I graduated from Elon University in 2015. I worked interim as a fifth grade teacher in Randolph County North Carolina. While they offered to extend the position, I fell deeper in love with music while there (while solidifying my love for education). I decided to take music on the road while trying to stay involved in education in some capacity.
I excelled in school when I was younger and did particularly well on standardized testing. After working in a public school, I'm not the biggest fan of standardized testing as I watched students suffer from tremendous test anxiety. Whether it's part of your core curriculum, or you need help learning the ropes on some elementary standardized tests - I'm here to make it easy.
I've worked particularly with grades 2-5 for years, but I have experience working relatively consistently with grades K-8.
I've been lesson planning for three years, and often times engaged learners and technology make that easiest! I would be happy to help by designing a lesson and getting started from there.
I hope we can have some fun learning together!
Education & Certification
Undergraduate Degree: Elon University - Bachelors, Elementary Education (K-6)
Music, playing music live, athletics/sports, education
Elementary School Math
Elementary School Reading
Elementary School Science
Elementary School Writing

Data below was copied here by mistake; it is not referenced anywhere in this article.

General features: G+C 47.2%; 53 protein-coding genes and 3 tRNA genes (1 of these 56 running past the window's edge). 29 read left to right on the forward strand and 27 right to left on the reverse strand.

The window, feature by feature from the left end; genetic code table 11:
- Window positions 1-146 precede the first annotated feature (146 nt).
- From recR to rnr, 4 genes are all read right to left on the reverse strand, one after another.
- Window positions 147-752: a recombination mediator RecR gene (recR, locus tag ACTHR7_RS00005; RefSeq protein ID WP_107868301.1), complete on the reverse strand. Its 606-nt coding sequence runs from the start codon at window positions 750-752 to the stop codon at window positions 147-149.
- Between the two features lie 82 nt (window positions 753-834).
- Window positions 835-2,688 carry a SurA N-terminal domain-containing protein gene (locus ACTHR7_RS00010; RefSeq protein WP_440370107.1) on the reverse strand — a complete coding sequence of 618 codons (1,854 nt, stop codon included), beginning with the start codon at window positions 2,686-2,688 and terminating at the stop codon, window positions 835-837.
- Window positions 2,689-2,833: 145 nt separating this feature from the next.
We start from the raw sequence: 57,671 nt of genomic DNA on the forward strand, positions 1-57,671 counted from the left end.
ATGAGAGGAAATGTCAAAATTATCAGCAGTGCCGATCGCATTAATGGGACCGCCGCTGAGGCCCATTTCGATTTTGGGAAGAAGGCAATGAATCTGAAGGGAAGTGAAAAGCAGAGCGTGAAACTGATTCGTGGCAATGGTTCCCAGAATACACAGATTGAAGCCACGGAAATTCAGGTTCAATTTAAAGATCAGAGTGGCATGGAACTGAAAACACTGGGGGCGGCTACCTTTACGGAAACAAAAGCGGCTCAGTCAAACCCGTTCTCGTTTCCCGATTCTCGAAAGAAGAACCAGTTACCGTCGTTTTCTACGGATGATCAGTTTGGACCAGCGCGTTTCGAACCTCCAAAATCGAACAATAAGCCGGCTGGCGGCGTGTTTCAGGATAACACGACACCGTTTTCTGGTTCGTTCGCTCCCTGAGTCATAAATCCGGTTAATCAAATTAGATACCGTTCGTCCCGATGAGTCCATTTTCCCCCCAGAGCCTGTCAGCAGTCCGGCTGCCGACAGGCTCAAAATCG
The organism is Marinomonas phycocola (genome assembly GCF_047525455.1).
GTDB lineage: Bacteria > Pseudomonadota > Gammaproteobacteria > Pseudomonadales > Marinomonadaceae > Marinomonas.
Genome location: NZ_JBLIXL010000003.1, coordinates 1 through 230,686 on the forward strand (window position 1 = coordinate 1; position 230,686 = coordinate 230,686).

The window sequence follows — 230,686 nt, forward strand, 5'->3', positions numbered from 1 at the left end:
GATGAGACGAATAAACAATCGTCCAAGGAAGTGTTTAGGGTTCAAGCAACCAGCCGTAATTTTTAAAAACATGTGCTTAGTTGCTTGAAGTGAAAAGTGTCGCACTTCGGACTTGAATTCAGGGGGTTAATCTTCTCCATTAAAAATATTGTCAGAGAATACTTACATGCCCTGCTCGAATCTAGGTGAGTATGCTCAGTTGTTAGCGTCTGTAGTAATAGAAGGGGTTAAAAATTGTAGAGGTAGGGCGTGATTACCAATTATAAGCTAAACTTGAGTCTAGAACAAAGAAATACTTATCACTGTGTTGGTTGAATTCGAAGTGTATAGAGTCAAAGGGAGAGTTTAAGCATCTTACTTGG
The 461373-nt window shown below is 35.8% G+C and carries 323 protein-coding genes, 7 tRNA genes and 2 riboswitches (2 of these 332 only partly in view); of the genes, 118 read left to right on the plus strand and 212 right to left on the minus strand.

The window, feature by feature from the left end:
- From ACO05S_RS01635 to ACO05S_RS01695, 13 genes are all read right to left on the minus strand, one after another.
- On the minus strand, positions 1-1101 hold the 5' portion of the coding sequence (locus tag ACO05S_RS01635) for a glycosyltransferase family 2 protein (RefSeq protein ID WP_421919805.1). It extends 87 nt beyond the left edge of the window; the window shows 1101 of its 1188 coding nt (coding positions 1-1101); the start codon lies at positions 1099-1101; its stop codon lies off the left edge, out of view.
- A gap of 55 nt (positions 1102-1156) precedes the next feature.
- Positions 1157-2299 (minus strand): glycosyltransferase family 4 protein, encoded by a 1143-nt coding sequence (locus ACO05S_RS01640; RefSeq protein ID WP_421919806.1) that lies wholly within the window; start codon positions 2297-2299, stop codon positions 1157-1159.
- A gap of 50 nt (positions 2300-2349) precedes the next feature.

Middle School Reading
Middle School Reading Comprehension
Middle School Writing
Q & A
What is your teaching philosophy?
We are always learning, all the time. It's just a matter of making sure we're using our time efficiently and learning about something we care about! My favorite question from students in public school was, "So when will I use this in real life?", because I will have an answer no matter what the subject is. Whatever that answer is, it will help us use a modified top-down approach to teaching and learning that will have us proficient in no time!
What might you do in a typical first session with a student?
While learning to read critically and learning elementary math skills (and beyond), I always found the most important thing for my students to do wasn't to focus on what we were learning, but to focus on what we already know, and use it as a bridge. The first lesson will be very briefly evaluative followed by jumping right into what your child needs help with. Within 10-30 minutes of some example problems and discussion we'll be ready to hit the ground running!
How can you help a student become an independent learner?
The biggest struggle children and adults face in learning is almost always the anxiety that is caused by a fear of failure. I've watched many of my past students walk into the class so afraid of failure that they would beg with their eyes for answers to questions - but I'm not here to give you answers. I'm here to watch you fail and show you that our failures are just stepping stones on the path to understanding. Once we're ready to fail, we're more ready to go out, attack life (or a test or subject), and learn until we succeed. I never would've learned how much I love to play some original songs for a packed venue if I didn't learn to fail first (I used to sound REALLY bad and that's okay).
How would you help a student stay motivated?